Fondly, Pennsylvania is a joint blog of HSP's archives, conservation, and digitization departments. Here you will find posts on our latest projects and newest discoveries, as well as how we care for, describe, and preserve our collections. Whether you are doing research or just curious to know more about the behind-the-scenes work that goes on at HSP, please read, explore, and join the conversation!
Poetry fans wishing to mark the 125th anniversary of the passing of Walt Whitman - he died March 26, 1892 - should consider a trip across the Delaware to visit his Camden home.
New York rightly claims him as a native son, as Whitman grew up on Long Island and in Brooklyn. But as is the wont of bards, wanderlust drew him across the country.
At the height of the Civil War, Whitman made it to Washington, D.C., and worked as a nurse, providing cheer and doling out gifts of preserves and tobacco to his "dear comrades."
“Philadelphia has the finest orchestra I have ever heard at any time or any place in my whole life. I don’t know that I would be exaggerating if I said that it is the finest orchestra the world has ever heard.”
This post is courtesy of Faye Allard-Glass, Assistant Professor of Sociology at the Community College of Philadelphia, who will be moderating Becoming U.S. – Age and Assimilation, a free program exploring the many ways age and generational status affect immigration and assimilation experiences.
As crowds line the route of this year's St. Patrick's Day parade, consider the story of Irish immigration through the prism of the Union Army's Irish Brigade.
First some background. When many Americans think of Irish immigration, imaginations flock to the 19th century's crush of humanity chased from the Emerald Isle by famine and political oppression. But this forgets the early contributions of the "sons of Erin" in the nation's founding.
Nearly 3½ centuries ago this weekend, a pacifist became the world’s largest crown-less landowner. On March 4, 1681, British monarch Charles II granted William Penn a charter for lands in the New World and “thus was a Quaker raised to sovereign power,” quipped the French philosopher Voltaire.
The following article was written by HSP volunteer Randi Kamine and is being posted on her behalf.
"My Dearest X.Y.Z. I want to tell you everything that has occurred lately and I want you to ask me questions which I am bound to answer.” So begins the first entry in the diary written by Selina Richards Schroeder in early 1889."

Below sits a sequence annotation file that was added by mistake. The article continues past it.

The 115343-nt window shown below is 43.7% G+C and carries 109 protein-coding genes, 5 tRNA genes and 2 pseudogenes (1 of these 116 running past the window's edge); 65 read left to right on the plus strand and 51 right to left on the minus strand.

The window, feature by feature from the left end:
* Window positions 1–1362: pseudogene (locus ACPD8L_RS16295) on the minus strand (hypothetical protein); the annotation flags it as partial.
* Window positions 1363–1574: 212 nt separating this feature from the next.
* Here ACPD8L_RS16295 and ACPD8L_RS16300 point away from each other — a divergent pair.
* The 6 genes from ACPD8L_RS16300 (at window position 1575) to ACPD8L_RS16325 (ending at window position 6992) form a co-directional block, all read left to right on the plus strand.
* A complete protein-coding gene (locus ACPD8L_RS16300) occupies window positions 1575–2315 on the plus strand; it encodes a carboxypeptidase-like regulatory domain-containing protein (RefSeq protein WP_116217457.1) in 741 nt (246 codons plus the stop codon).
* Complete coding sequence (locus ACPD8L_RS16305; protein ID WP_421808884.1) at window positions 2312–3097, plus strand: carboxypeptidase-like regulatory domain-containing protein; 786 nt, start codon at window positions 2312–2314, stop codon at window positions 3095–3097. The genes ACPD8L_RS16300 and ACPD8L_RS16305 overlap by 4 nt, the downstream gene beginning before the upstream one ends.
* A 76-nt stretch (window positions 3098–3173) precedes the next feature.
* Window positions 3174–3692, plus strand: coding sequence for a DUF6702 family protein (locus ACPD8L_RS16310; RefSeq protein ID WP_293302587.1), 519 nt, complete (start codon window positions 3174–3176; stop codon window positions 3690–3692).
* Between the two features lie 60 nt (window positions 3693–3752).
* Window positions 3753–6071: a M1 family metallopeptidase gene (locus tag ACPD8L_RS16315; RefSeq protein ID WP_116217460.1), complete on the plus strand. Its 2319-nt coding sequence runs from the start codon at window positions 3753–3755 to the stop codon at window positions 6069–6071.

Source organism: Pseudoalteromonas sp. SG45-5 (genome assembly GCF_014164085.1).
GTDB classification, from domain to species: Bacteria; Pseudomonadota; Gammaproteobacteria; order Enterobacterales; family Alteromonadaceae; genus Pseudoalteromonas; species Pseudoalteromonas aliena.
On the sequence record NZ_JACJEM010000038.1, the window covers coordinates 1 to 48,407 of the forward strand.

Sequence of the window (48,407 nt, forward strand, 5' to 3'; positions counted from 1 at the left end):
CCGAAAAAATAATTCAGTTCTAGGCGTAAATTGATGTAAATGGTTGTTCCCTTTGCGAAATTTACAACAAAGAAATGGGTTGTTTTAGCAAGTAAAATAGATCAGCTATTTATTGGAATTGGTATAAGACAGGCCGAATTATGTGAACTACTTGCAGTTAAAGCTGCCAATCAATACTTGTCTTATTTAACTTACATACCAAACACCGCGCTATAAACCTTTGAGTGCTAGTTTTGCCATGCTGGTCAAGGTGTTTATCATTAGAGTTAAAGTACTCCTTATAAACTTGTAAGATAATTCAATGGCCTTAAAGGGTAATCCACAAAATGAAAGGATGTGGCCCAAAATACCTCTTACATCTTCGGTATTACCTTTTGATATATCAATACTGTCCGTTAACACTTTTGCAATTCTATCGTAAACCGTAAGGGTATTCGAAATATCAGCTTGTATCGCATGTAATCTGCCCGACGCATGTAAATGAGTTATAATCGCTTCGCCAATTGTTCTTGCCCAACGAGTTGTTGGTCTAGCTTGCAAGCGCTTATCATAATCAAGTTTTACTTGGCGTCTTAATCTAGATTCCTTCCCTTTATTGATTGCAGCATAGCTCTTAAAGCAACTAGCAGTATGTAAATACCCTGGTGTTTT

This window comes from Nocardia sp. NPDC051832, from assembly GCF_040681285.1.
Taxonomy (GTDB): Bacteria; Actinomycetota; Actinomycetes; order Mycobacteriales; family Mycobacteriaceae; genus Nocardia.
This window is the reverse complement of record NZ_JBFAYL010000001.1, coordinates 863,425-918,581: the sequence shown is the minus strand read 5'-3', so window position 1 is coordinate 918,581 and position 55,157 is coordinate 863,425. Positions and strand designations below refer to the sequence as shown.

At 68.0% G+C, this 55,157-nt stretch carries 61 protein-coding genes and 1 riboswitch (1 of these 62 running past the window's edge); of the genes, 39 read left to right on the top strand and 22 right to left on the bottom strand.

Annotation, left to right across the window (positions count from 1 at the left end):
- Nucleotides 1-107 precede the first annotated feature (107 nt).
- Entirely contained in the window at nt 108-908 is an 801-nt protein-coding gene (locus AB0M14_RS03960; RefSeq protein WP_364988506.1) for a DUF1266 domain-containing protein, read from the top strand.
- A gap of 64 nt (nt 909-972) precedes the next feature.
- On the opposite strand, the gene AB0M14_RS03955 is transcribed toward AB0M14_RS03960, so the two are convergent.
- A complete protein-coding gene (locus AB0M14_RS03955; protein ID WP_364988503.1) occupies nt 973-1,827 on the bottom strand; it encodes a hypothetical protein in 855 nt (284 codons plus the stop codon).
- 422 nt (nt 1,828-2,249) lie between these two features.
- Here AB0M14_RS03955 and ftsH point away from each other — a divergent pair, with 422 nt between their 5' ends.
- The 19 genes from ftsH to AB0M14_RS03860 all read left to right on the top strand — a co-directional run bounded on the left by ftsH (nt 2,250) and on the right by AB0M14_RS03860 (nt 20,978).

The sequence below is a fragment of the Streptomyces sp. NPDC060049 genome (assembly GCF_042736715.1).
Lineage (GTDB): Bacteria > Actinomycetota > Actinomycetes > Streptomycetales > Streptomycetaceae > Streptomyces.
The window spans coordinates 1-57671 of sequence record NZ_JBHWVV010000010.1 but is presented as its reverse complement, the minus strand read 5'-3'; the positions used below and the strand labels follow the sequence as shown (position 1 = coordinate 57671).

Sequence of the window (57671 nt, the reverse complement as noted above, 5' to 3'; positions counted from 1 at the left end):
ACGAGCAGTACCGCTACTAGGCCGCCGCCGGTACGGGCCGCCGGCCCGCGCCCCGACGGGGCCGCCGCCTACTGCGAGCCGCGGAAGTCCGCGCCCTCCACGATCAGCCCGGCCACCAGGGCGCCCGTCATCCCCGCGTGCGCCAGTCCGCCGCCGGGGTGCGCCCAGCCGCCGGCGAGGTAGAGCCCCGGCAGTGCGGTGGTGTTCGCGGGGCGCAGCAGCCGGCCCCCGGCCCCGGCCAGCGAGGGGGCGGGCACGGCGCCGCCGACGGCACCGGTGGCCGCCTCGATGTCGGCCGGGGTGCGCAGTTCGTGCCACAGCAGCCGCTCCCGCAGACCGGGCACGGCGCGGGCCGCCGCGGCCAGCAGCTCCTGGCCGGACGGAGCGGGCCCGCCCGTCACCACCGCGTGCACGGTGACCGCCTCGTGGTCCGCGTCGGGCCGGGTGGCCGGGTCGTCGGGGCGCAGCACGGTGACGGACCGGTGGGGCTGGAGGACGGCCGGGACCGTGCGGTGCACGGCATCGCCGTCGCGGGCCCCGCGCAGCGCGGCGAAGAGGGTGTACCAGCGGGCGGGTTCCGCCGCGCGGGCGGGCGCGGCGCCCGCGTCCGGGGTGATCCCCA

With the resignation of Michael Flynn and recent uptick in Ukrainian unrest, Russia has infiltrated news feeds across the United States. A hundred years ago, the Eurasian country garnered perhaps as many American headlines. As we approach the centennial of the Russian Revolution's outbreak, consider a mysterious local connection to the upheaval's royal victims, the Romanovs.
First some background. Ravaged by 21/2 years of fighting in the First World War, Tsar Nicholas II's Russia was in a bad way by February 1917. Battlefield disasters mounted as bread queues grew.
Nearly 175 years before President Abraham Lincoln issued the Emancipation Proclamation, four Germantown Friends launched the first formal protest against human bondage in North America.
Penned in 1688 by Francis Daniel Pastorius – the founder of Germantown – the protest is peculiar among Quaker texts in its lack of direct references to God. Instead, Pastorius denounces the “traffick of men-body” with practical arguments and appeals to empathy. Unlike Lincoln’s later proclamation, it is simple, human.
History is a mystery, especially for events that occurred more than 100 years ago. With no one around who was a witness, the evidence is often sketchy at best. A newspaper article, a photograph, a letter – each piece only whets the appetite by offering a tantalizing clue.
Historians, like real life Sherlock Holmeses, search out all the evidence they can find and then apply their honed skills of reasoning to create an interpretation of what happened. Even then, they don’t always have all the right information – and they may come to incorrect conclusions.
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